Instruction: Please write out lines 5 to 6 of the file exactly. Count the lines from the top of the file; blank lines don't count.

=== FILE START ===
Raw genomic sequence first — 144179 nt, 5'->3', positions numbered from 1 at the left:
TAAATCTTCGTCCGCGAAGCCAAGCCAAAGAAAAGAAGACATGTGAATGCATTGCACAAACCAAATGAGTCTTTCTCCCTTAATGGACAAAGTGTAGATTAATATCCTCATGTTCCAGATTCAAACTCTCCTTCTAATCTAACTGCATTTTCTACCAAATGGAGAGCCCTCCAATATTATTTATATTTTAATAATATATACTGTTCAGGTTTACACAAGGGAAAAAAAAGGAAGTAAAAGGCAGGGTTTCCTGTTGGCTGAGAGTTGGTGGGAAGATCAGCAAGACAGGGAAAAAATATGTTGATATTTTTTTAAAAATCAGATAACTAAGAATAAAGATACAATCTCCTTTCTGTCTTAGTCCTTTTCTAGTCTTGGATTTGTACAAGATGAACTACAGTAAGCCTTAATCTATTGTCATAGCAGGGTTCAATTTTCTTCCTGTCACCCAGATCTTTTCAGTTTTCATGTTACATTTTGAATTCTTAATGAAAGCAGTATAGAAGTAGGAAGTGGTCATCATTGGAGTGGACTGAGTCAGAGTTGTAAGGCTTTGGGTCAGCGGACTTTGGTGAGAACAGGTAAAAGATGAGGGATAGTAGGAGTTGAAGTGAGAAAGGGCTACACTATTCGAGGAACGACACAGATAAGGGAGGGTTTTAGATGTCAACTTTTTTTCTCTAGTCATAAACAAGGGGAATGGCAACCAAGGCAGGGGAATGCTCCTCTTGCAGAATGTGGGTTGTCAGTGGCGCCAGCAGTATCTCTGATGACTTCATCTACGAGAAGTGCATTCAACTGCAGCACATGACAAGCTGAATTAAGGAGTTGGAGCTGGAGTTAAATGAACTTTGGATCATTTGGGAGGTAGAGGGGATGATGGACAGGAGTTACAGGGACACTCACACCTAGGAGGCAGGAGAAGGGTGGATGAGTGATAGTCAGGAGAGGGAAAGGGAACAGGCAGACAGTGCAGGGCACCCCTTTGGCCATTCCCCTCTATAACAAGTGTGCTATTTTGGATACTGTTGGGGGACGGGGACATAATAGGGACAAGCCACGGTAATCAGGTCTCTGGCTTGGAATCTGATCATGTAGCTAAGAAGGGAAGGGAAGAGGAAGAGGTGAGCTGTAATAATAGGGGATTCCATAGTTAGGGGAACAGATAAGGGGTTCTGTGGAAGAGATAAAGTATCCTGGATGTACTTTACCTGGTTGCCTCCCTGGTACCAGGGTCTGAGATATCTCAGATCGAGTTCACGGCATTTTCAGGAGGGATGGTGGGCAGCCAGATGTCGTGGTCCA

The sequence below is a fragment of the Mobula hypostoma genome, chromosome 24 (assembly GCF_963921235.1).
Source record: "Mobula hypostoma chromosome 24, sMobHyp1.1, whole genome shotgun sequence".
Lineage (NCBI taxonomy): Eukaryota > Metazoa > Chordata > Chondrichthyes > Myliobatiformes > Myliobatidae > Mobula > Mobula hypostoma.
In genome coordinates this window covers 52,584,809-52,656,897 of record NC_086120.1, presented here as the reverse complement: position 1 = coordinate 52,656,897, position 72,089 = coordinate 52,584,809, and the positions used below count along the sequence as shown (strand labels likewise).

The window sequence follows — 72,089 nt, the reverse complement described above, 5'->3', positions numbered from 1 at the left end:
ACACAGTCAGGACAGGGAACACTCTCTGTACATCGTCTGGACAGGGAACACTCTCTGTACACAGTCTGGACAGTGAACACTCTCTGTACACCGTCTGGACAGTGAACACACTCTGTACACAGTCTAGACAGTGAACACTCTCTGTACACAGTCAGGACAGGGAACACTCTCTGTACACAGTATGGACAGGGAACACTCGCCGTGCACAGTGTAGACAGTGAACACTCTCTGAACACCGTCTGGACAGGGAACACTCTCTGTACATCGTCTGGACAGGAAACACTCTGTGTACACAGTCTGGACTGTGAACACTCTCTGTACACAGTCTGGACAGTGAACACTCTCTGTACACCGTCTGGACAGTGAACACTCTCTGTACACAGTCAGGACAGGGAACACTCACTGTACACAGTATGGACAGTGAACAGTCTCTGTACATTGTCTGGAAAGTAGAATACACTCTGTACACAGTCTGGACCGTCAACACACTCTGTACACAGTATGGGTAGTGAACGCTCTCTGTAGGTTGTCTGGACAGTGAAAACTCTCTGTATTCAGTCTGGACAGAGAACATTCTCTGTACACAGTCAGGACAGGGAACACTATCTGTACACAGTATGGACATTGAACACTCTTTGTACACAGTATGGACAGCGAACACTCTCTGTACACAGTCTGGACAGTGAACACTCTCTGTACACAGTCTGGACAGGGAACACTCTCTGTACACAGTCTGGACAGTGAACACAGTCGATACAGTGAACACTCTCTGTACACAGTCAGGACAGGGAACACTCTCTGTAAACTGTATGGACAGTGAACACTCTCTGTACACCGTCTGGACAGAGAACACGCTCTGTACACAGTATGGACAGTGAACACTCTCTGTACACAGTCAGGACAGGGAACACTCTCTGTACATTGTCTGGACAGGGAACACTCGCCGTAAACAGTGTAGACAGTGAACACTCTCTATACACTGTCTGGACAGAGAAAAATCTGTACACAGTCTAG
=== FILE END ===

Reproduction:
Lineage (NCBI taxonomy): Eukaryota > Metazoa > Chordata > Chondrichthyes > Myliobatiformes > Myliobatidae > Mobula > Mobula hypostoma.
In genome coordinates this window covers 52,584,809-52,656,897 of record NC_086120.1, presented here as the reverse complement: position 1 = coordinate 52,656,897, position 72,089 = coordinate 52,584,809, and the positions used below count along the sequence as shown (strand labels likewise).